An “odd year” for the Minnesota Lynx has typically meant great success, as the team captured each of their record-tying four league titles every other year starting in 2011. This year, however, is especially odd as the team opens the 2019 WNBA season on unfamiliar ground, with three of their superstar starters from those championship runs now absent. Lindsay Whalen has retired from playing and has settled into her new position as the head coach of the University of Minnesota women’s basketball team. Maya Moore is taking the 2019 WNBA season off to spend more time with her family and on her ministry and other off-court endeavors. Rebekkah Brunson’s status is uncertain going forward as she continues to recover from the effects of the concussion that ended her season last year.
After a 2018 season which saw the Lynx finish with the league’s seventh-best record (a significant departure from the previous seven seasons where they never finished outside of the top two in the overall standings), it was already clear that the Lynx needed to make some changes to their roster and play style. However, the loss of those three players for the 2019 season, all crucial to the Lynx’s identity during their dynastic run, has made more drastic change unavoidable moving into a new era of Lynx basketball.
The Lynx went into the offseason after 2018 with a stated goal of improving the roster in any way possible and with a great deal of salary cap flexibility to accomplish that goal. The Lynx have been very active in re-shaping their roster this offseason, and have been aggressive in pursuing deals for the best talent available up to the last minute of the preseason. The result: a dramatically overhauled roster that will feature just three returning players from the 2018 Lynx team at the beginning of the season (with two more potentially returning closer to mid-season).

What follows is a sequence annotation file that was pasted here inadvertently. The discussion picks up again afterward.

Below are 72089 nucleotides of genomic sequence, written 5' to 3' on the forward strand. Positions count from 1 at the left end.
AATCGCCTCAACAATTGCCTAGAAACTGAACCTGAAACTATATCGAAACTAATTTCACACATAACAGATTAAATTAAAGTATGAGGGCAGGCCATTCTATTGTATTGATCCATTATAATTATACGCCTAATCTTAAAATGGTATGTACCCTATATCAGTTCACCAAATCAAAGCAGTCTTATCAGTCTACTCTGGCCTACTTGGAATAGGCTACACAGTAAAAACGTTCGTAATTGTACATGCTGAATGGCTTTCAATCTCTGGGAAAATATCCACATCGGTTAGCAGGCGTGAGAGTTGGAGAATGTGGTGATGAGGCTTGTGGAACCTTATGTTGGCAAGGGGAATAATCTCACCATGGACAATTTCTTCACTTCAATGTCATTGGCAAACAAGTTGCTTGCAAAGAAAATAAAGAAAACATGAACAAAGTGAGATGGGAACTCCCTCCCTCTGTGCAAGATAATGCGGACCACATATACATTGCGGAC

After a season of inconsistent production from their bench, the Lynx now have an overload of talent capable of both making the roster and producing for the team. A late pair of trades for sharpshooting forward Stephanie Talbot and center Alaina Coates (the 2nd overall pick in the 2017 draft) will allow the Lynx to begin the season with a full roster of twelve players. However, both backup center Temi Fagbenle (who will begin the season on the temporary suspended list) and backup forward Cecilia Zandalasini (a reserved player for the Lynx who is currently unsigned) are expected to join the team in early July after they have finished playing for their respective national teams at the 2019 European Women Basketball Championship. At that point, the Lynx will have two additional roster cuts to make.
Having a larger pool of players to choose from presents a variety of options for the team. However, when asked before the team’s first preseason game if there was any benefit to having a fluid roster situation like this during the season versus having a final roster set at the start of the season, Lynx head coach Cheryl Reeve lamented, “I like to have my team set. I like to have everybody together. Especially this [new] group. We need time together. The seasons where you’re inserting, removing—those aren’t my favorite seasons. So this is part of professional women’s basketball right now, that we have to manage this, but I look forward to when we don’t have to.”
Based on preseason play, the likely early-season rotation for the Lynx looks to be nine to ten players. Returning starters Seimone Augustus and Sylvia Fowles will likely be joined by a fully injury-rehabbed Danielle Robinson and free agent signees Karima Christmas-Kelly and Damiris Dantas. The bench will feature trade acquisitions Odyssey Sims and Lexie Brown at the guard spots, and Lynx draftees Napheesa Collier and Jessica Shepard as forwards. Despite her late arrival to the team, Talbot may be called upon to play important minutes early as well, while minutes for Coates and forward Shao Ting will likely be limited early on.
The Lynx, who for the last few seasons were often characterized as “old” due to an aging core and the team’s tendency to sign veterans near the end of their careers, can no longer be described as such. All of the veterans acquired in the offseason either through free agency or trade are under 30 years old, and the roster will feature at least six players playing in just their third season or fewer in the WNBA, compared to a maximum of three such players present on the roster in any of the last few years. Teams will likely no longer be able to simply try to run the Lynx off the court with younger legs. In fact, with quick guards Robinson and Sims running the point, effective rim runners like Fowles and Collier, and spot-up shooters like Talbot and Brown, transition offense is likely to be a strength of the team going forward.